Welcome to the Biomaterial Systems Group
Our vision is to be home to great researchers in the field of biomaterials, and in particular those that are looking to connect basic research with the clinical application, i.e. developing the biomaterial for its envisaged system, as well as characterizing the material with a specific application in mind.
Our mission is to provide new knowledge and better solutions to medical problems, where the biomaterial or implant design can be the change that is needed.
We conduct interdisciplinary research, with members encompassing material science, mechanical engineering, biology and biomedical engineering. The BioMaterial Systems (BMS) Group is led by Prof. Cecilia Persson.
When a part of the body stops working, either because of disease or trauma, implants made of biomaterials can be used as replacements. The material choice is not trivial, and depending on what the material is meant to replace, e.g. a piece of bone or a knee joint, there are different requirements on its chemical and mechanical properties. The material needs to be biocompatible, i.e. have the ability to perform with an appropriate host response in a specific situation. This can appear to be a vague definition, but it is a reflection of the importance of putting the material into context in order to evaluate its function. That is, biomaterials need to be evaluated in terms of their function in their system as far as possible, and we put great weight on this in our research.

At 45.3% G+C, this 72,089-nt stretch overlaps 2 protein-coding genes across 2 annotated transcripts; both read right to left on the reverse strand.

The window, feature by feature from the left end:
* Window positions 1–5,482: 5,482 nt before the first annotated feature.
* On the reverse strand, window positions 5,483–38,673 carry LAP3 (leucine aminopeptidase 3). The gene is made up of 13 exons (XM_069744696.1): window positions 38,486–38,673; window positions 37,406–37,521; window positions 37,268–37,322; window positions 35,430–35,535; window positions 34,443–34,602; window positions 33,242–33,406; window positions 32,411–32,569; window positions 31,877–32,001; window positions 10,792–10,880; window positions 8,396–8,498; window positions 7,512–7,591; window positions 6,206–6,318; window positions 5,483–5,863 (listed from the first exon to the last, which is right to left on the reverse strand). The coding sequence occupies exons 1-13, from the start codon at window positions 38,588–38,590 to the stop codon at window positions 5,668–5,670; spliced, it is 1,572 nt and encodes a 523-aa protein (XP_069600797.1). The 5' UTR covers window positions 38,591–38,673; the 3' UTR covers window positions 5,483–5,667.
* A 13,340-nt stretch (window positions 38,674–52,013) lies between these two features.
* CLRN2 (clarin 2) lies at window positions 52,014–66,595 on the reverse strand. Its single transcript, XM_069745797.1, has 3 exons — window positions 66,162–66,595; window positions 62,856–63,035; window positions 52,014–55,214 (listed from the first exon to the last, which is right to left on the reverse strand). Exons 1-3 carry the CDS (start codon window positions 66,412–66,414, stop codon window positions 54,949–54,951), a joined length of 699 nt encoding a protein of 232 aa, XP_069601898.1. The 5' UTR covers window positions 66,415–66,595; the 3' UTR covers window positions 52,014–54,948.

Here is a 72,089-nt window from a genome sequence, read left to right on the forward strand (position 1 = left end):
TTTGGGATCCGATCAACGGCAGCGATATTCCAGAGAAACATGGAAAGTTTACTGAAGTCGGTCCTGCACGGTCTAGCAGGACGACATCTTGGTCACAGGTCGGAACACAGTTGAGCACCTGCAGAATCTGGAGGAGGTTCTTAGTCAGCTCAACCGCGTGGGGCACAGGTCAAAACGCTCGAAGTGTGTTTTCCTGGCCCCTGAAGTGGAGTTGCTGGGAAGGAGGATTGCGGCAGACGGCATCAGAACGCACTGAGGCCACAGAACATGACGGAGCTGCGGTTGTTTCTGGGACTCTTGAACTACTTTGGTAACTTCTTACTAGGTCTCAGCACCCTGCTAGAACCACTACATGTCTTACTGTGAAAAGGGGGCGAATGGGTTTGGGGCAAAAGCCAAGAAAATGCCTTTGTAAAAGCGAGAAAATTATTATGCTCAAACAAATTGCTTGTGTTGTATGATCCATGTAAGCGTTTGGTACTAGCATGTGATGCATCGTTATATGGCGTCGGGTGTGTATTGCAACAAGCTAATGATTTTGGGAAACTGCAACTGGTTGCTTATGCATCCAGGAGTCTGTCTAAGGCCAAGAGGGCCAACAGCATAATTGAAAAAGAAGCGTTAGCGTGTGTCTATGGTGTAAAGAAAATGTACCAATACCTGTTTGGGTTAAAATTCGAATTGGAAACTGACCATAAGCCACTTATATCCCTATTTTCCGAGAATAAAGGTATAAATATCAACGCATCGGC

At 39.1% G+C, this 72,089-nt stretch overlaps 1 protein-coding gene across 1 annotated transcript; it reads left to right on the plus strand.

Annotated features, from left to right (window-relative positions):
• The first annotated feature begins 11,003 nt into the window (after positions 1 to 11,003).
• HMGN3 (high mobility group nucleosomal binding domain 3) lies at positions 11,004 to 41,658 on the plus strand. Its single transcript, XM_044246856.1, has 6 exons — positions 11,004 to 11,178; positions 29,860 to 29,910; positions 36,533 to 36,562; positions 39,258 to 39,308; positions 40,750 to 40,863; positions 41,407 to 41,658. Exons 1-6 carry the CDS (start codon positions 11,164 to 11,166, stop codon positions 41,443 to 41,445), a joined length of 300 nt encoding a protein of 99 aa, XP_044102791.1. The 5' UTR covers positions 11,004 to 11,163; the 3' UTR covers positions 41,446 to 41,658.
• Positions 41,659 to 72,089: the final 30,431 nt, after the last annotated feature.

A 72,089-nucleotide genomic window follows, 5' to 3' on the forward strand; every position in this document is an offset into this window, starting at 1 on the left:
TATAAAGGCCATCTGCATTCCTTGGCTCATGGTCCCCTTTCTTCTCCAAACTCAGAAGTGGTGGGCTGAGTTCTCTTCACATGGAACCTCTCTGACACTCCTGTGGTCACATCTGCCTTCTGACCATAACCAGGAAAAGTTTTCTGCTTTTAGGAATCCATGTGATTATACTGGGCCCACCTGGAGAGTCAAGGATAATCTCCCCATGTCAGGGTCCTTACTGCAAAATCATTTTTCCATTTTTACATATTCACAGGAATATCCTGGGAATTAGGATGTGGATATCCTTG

The BioMaterial Systems Group focuses on the study, development and characterization of new materials and implant designs, mainly for orthopaedic applications, in their systems. Focus lies on injectable materials as well as materials and implant design development through additive manufacturing (3D-printing). We also develop and characterize wear-resistant materials for joint applications. Experimental and computational (e.g. FE) models are used to study the materials and implant/tissue interactions, also inside micro-CTs. Early biocompatibility studies may be done within the group, while when moving further towards the clinical application and/or commercial product, collaborations with e.g. Uppsala University Hospital are employed, in particular with the OrthoLab and the Biomaterials for Trauma Groups.
Rapid Fracture of Poroous Materials